Escalation

11.14.12

Strategic Dimensions Of Attacking Gaza

There can be no doubt that the Hamas leaders in Gaza brought this on themselves. Recent rocket attacks from the Strip no longer made any pretence of being perpetrated by more extreme Salafists and assorted jihadists. Rather than distance itself from the attacks, Hamas has been taking the credit for sending up to one million Israelis in the Gaza periphery into safe rooms and shelters. The reason for this new boldness is presumably Hamas's close relationship with the ruling Muslim Brothers in Egypt.

The Netanyahu-Barak duo, under pressure from the Israeli public to retake the initiative and reestablish deterrence, succeeded this time in surprising Hamas and scoring effective initial hits: the targeted assassination of Hamas military leader Ahmed Jaabari and the destruction of at least some of Hamas's Iranian-supplied Fajr rockets that are capable of hitting Tel Aviv. So far, so good.

So why am I worried? First and foremost, because our leadership still has no viable strategy for dealing with Hamas in Gaza. Even the objectives of this offensive as outlined by Defense Minister Barak Wednesday evening—strengthening deterrence, destroying rockets, hurting the terrorist organizations, defending the Israeli civilian rear—are tactical and temporary, not strategic. Having tried and failed to choke Hamas economically, having invaded the Strip four years ago at a heavy price in international condemnation without achieving more than a few months' peace and quiet, and having undertaken, along with the Quartet, not to talk to Hamas (which in any case won't talk to Israel), the Olmert and Netanyahu governments have for five years (since Hamas's takeover of Gaza) sufficed with tactics, not strategy.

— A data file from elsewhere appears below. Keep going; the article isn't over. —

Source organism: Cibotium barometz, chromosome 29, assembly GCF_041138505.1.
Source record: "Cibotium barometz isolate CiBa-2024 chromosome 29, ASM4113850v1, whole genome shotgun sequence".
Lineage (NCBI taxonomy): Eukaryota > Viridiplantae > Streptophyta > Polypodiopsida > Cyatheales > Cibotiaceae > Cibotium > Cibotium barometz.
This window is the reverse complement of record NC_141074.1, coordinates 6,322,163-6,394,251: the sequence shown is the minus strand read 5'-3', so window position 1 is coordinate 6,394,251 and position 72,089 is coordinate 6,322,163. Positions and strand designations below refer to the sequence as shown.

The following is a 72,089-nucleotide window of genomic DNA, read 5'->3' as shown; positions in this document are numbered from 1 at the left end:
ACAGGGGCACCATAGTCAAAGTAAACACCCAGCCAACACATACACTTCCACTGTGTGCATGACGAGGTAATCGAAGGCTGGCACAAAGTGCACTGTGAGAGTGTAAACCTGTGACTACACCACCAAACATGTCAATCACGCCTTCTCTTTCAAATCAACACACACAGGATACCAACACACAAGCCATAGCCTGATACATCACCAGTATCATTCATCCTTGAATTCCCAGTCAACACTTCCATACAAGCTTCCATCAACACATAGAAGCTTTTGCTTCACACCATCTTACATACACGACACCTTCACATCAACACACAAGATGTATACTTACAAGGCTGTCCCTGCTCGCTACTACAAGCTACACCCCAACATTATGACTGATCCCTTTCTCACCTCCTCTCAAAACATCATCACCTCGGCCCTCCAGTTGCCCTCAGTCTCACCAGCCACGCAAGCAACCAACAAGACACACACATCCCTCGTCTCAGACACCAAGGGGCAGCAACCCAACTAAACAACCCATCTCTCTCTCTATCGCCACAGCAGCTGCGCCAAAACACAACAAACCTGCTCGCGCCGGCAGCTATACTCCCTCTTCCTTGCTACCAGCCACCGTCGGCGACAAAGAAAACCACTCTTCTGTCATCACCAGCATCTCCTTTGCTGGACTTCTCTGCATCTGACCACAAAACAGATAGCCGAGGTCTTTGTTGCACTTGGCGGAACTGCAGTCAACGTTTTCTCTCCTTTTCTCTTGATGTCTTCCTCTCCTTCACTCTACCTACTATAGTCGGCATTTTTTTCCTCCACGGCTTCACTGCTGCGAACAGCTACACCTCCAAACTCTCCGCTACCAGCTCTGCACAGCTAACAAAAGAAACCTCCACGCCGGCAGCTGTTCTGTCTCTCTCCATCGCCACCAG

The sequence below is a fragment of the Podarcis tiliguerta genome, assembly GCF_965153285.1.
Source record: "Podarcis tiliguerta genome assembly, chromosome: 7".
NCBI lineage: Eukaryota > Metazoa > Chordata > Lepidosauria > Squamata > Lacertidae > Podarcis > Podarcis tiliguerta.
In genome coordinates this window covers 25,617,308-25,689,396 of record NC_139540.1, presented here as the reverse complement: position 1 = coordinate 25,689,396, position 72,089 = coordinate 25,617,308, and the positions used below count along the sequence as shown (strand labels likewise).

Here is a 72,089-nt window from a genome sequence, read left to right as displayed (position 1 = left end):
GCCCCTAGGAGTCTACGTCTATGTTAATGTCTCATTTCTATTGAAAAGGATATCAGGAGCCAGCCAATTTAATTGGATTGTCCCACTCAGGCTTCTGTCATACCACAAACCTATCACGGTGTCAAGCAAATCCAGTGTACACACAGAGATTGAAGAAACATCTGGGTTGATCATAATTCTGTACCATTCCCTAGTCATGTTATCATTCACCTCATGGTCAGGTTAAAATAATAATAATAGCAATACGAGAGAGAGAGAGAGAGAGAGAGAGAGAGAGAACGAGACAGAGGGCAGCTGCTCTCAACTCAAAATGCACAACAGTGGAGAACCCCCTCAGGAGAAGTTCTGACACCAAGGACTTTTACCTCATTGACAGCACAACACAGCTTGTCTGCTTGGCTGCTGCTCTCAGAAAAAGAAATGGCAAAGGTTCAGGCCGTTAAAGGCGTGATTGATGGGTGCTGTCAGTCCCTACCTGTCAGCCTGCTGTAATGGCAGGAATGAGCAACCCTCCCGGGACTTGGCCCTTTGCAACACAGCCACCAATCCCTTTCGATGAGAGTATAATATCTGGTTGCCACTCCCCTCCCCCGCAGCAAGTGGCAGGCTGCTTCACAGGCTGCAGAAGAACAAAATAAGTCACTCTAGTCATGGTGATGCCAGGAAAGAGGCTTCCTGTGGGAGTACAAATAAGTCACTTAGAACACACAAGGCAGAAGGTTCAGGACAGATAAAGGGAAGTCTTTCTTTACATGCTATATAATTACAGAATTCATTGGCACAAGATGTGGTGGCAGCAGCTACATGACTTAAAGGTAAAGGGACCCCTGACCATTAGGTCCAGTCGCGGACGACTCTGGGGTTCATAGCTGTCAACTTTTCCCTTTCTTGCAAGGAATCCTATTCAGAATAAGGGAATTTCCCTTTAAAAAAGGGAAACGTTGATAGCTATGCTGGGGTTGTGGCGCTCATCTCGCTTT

The most this operation can do is achieve a few more months of quiet that will get Netanyahu and Barak through the coming elections. By demonstrating that the PLO does not control Gaza, it might also slightly damage that organization's credibility as it seeks U.N. recognition for a state that comprises Gaza. That's the best case. It assumes that Hamas will not seriously escalate and cause heavy loss of life in Israel. It also assumes that an errant bomb won't accidentally kill a bunch of kids in Khan Yunis or Rafah, thereby bringing down upon us the wrath of the world.

And then there is Egypt. This operation is the first serious test of the validity of President Morsi's commitment to look after the Gazans. So far, Egypt under the Muslim Brotherhood has withdrawn its ambassador. If it weakens relations in a more substantive way—e.g., by closing down military cooperation with Israel regarding the salafists in Sinai—the damage at the strategic level could quite profoundly hurt Israel's broader strategic interests.

As always, it's easy to go in, but hard to get out.